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Liquefaction Risk Mitigation using Jet Grouting Cells
Trevi Group has been involved in the design-build of a commercial building in Turkey in an area prone to liquefaction. The foundation of the building is located approximately 10 m below original grade, which still leaves about 10-12 m of potentially liquefiable sand underneath the bottom slab.
The owner proposed creating a grid of jet grouting cells—a common technique to improve liquefaction resistance in soil—with a spacing of 5 m by 5 m. The material confined inside the cells would be subject to much less shear strain than under free field (natural) conditions, thereby minimizing the risk of soil liquefaction.
Trevi wanted to investigate the efficacy of larger cell dimensions in order to optimize project cost and to reduce construction time. Itasca was asked to perform numerical analyses to assess the performance of bigger cells, such as 7 m by 7 m and 10 m by 10 m.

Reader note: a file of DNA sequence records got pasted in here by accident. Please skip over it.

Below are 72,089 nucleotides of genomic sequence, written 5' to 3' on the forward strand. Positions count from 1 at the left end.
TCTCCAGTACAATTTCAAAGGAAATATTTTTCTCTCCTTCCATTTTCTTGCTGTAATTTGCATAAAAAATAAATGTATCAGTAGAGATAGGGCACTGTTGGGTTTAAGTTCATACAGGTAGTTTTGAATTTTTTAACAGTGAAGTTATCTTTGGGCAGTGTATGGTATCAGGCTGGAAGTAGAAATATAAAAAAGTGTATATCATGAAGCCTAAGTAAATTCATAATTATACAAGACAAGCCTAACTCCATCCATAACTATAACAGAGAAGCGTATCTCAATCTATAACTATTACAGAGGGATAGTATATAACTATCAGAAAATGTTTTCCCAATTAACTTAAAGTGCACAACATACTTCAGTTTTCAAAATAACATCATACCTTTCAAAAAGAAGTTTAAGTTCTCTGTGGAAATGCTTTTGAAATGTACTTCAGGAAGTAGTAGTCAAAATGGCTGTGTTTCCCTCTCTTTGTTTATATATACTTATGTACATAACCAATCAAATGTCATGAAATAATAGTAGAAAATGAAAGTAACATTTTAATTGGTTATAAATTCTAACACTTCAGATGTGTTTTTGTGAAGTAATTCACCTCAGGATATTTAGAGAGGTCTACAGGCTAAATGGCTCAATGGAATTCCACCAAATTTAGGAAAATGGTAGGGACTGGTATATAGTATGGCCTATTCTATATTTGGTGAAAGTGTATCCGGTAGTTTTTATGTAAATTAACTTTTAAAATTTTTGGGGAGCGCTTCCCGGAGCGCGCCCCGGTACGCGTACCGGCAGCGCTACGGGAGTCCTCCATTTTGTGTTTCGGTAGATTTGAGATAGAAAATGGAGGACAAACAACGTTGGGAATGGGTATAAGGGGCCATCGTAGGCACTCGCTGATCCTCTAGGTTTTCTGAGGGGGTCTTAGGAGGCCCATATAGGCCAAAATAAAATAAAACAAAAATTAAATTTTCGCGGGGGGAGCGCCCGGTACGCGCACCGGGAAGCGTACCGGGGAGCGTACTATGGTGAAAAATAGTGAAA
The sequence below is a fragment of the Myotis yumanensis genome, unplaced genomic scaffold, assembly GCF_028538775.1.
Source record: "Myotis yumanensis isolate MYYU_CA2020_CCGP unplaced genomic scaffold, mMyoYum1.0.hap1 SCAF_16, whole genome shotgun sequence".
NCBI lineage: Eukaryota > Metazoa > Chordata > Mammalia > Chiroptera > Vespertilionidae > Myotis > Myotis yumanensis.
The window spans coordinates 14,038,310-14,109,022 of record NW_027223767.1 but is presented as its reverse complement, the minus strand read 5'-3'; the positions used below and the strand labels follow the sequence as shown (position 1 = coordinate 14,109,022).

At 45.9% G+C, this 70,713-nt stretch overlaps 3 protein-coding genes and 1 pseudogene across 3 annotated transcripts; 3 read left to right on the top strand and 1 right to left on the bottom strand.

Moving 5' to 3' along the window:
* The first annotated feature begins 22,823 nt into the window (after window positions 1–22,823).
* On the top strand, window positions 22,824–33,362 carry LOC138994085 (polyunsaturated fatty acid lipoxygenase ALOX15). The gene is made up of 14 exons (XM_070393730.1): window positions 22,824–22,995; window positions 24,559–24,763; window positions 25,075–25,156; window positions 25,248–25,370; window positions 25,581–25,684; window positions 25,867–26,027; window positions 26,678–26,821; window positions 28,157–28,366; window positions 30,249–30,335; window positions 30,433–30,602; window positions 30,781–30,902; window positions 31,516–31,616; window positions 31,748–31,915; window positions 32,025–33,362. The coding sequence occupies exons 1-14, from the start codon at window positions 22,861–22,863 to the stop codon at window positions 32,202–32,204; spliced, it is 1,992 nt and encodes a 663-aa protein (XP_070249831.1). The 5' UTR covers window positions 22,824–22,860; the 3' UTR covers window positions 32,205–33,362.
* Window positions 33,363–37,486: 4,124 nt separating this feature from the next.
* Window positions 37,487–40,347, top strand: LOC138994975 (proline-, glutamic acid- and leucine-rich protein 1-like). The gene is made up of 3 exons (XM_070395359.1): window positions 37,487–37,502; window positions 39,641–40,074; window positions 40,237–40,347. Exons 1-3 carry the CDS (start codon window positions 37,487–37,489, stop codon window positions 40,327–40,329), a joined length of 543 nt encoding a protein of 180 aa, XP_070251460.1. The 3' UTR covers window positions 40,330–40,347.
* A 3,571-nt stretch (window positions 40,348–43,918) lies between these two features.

Itasca a) interpreted the soil investigation (in particular Cone Penetration Tests) to obtain significant parameters necessary for the numerical analyses; b) evaluated the liquefaction potential and depth using numerical analyses*; and, c) analyzed free field conditions, a 5 m by 5 m grid (the original design), a 7 m by 7 m grid (an alternative optimized solution proposed by the contractor), and a 10 m by 10 m grid (the upper limit considered for this location of the project site).
*The Finn-Byrne constitutive model was adopted correlating the C1 parameters to Relative Density obtained from CPT tests.
The numerical analyses indicated that there would be no significant difference between the three grid sizes investigated. Therefore, the 7 m by 7 m grid (to be conservative) proposed by the contractor was approved by the owner, resulting in both cost savings and reduced construction time.